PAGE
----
Forum for Science, Industry and Business

Sponsored by:     3M 
Search our Site:

 

Study shows stroke prevention clinics reduce 1-year mortality rates by over 25 percent

08.11.2011
Research led by Dr. Vladimir Hachinski of The University of Western Ontario reveals just how important it is for patients to be referred to a stroke prevention clinic following either a mild stroke or a transient ischemic attack (TIA).

The study, published in the journal Stroke in November, showed a 26% reduction in one-year mortality rates among those referred to a stroke prevention clinic.

The risk of stroke after a TIA may be as high as 20% in the first three months. Half of the strokes occur in the first 24 to 48 hours after a TIA. Organized inpatient care has been shown to decrease morbidity and mortality but little research has been done on the benefits of organized outpatient stroke prevention clinics. These clinics facilitate early assessment, diagnosis and treatment of patients with a recent TIA or non-disabling stroke.

Using data from the Registry of the Canadian Stroke Network, the researchers compared more than 16,000 patients with ischemic stroke or TIA seen in the emergency department or admitted to hospital in Ontario between July 1, 2003 and March 31, 2008.

"Organized stroke care works," says Dr. Hachinski, a Professor in the Department of Clinical Neurological Sciences at Western's Schulich School of Medicine & Dentistry, and a Scientist with the Lawson Health Research Institute. "It doesn't really matter about the size, location and hours of these clinics. Patients benefit because you have interested people with some expertise, following best practice standards and gaining experience from doing things repeatedly."

"This study provides important evidence that referral to a SPC reduces mortality. The basic underlying principle of our study is that organized care, even with staggered models, makes a positive difference at all levels," adds Fiona Webster, first author and Education Scientist/Assistant Professor in the Department of Family and Community Medicine at the University of Toronto.

Funding for the study was provided by the Canadian Institutes of Health Research, the Ontario Ministry of Health and Long-Term Care and the Canadian Stroke Network.

Kathy Wallis | EurekAlert!
Further information:
http://www.uwo.ca

More articles from Health and Medicine:

nachricht World first: Massive thrombosis removed during early pregnancy
20.07.2017 | Universitätsspital Bern

nachricht Therapy of preterm birth in sight?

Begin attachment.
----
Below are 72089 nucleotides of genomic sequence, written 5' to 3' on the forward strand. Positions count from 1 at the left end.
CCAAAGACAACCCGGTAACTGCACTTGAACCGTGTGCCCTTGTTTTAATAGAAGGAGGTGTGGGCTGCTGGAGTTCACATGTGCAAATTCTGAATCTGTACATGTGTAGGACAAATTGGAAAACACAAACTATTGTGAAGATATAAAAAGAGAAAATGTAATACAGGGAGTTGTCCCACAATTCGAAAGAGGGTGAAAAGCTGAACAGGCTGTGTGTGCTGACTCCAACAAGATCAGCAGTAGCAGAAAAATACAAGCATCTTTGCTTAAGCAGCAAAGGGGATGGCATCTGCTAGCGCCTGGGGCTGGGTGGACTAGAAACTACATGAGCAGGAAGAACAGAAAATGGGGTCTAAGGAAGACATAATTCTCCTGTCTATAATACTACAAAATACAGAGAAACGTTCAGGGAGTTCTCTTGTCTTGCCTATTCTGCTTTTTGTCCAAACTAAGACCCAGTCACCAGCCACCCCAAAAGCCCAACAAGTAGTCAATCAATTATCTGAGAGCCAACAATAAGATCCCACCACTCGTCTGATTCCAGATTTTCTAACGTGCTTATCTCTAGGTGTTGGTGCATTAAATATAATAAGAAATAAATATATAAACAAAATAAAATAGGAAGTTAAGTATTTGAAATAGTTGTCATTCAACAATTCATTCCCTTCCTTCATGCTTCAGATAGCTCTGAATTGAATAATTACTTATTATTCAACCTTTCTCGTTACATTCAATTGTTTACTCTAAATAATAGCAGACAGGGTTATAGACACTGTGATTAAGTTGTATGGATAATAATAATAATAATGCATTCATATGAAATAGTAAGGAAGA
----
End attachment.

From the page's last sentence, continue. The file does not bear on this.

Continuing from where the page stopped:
19.07.2017 | Universitätsspital Bern

All articles from Health and Medicine >>>

The most recent press releases about innovation >>>

Die letzten 5 Focus-News des innovations-reports im Überblick:

Im Focus: Manipulating Electron Spins Without Loss of Information

Physicists have developed a new technique that uses electrical voltages to control the electron spin on a chip. The newly-developed method provides protection from spin decay, meaning that the contained information can be maintained and transmitted over comparatively large distances, as has been demonstrated by a team from the University of Basel’s Department of Physics and the Swiss Nanoscience Institute. The results have been published in Physical Review X.

For several years, researchers have been trying to use the spin of an electron to store and transmit information. The spin of each electron is always coupled...

Im Focus: The proton precisely weighted

What is the mass of a proton? Scientists from Germany and Japan successfully did an important step towards the most exact knowledge of this fundamental constant. By means of precision measurements on a single proton, they could improve the precision by a factor of three and also correct the existing value.

To determine the mass of a single proton still more accurate – a group of physicists led by Klaus Blaum and Sven Sturm of the Max Planck Institute for Nuclear...

Im Focus: On the way to a biological alternative

A bacterial enzyme enables reactions that open up alternatives to key industrial chemical processes

The research team of Prof. Dr. Oliver Einsle at the University of Freiburg's Institute of Biochemistry has long been exploring the functioning of nitrogenase....

Im Focus: The 1 trillion tonne iceberg

Larsen C Ice Shelf rift finally breaks through

A one trillion tonne iceberg - one of the biggest ever recorded -- has calved away from the Larsen C Ice Shelf in Antarctica, after a rift in the ice,...

Im Focus: Laser-cooled ions contribute to better understanding of friction

Physics supports biology: Researchers from PTB have developed a model system to investigate friction phenomena with atomic precision

Friction: what you want from car brakes, otherwise rather a nuisance. In any case, it is useful to know as precisely as possible how friction phenomena arise –...

All Focus news of the innovation-report >>>

Anzeige

Anzeige

Event News

Closing the Sustainability Circle: Protection of Food with Biobased Materials

21.07.2017 | Event News

»We are bringing Additive Manufacturing to SMEs«

19.07.2017 | Event News

The technology with a feel for feelings

12.07.2017 | Event News

 
Latest News

NASA looks to solar eclipse to help understand Earth's energy system

21.07.2017 | Earth Sciences

Stanford researchers develop a new type of soft, growing robot

21.07.2017 | Power and Electrical Engineering

Vortex photons from electrons in circular motion

21.07.2017 | Physics and Astronomy

VideoLinks
B2B-VideoLinks
More VideoLinks >>>